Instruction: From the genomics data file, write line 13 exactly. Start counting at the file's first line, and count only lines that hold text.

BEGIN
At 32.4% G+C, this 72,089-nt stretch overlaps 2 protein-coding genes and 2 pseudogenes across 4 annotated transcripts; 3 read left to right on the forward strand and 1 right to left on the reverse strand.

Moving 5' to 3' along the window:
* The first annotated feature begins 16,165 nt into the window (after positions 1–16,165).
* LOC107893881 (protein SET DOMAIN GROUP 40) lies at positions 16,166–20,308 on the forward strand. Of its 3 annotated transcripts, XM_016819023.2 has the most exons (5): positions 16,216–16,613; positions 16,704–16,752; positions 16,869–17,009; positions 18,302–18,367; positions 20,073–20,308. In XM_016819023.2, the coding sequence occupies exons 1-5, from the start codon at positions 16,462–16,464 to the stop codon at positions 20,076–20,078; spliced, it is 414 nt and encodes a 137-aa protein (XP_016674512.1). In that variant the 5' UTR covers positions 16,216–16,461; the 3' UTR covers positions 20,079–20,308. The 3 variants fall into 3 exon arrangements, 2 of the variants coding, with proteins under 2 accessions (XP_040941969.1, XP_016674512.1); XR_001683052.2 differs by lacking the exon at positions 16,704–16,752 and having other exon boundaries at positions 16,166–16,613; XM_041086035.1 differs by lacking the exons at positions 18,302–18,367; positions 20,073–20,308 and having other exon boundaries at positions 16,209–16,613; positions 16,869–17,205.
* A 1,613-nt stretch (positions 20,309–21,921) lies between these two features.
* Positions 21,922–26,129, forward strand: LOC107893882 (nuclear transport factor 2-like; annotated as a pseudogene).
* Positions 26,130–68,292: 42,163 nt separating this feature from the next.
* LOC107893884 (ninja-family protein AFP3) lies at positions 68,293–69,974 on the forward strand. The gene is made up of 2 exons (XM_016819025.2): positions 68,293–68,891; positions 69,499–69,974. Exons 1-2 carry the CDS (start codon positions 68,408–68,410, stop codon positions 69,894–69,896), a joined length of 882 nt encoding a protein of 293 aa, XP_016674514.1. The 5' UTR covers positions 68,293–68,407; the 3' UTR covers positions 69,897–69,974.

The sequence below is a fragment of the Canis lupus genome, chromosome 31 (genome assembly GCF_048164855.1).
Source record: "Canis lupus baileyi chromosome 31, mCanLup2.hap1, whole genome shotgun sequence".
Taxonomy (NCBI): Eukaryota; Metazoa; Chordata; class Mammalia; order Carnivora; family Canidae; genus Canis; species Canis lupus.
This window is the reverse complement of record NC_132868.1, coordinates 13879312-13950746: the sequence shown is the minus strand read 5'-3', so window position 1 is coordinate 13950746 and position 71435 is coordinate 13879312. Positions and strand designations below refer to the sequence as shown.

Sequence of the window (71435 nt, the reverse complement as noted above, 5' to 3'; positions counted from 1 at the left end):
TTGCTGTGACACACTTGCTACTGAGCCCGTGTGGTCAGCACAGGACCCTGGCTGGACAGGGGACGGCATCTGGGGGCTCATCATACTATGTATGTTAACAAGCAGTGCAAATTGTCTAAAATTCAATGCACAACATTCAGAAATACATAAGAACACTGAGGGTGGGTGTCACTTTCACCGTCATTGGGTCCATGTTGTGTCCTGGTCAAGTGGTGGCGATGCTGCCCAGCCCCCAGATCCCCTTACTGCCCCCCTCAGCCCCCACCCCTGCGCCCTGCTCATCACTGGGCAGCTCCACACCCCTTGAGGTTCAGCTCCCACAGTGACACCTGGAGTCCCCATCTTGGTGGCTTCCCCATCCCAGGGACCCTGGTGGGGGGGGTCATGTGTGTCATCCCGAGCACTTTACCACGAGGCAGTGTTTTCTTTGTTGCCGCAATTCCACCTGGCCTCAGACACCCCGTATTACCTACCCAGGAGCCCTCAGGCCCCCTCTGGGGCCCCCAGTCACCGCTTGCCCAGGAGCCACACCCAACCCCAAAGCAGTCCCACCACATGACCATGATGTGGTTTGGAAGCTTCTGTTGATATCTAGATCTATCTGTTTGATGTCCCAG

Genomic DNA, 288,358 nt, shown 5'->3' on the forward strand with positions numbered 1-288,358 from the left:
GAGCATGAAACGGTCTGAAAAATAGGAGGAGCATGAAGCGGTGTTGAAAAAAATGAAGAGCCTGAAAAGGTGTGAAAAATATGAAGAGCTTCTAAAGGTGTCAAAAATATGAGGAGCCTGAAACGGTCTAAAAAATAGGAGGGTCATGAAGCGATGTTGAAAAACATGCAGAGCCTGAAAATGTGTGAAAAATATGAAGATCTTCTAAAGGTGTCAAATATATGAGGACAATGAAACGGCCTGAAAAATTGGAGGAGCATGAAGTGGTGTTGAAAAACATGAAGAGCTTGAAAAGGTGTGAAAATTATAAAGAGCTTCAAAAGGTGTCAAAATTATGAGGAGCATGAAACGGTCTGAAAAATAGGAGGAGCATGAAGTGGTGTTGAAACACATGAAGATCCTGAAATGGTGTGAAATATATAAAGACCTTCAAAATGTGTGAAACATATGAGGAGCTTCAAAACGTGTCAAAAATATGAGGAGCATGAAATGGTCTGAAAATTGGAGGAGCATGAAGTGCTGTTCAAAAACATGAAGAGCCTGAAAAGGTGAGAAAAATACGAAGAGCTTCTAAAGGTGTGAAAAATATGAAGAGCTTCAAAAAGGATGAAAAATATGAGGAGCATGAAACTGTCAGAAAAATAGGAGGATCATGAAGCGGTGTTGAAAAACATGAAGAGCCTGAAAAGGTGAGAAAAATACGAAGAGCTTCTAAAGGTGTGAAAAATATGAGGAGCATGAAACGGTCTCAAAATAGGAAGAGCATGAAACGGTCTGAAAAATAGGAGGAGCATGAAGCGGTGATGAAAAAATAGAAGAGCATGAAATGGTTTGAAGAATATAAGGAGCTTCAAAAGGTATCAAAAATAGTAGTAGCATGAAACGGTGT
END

Sequence of the window (71435 nt, the reverse complement as noted above, 5' to 3'; positions counted from 1 at the left end):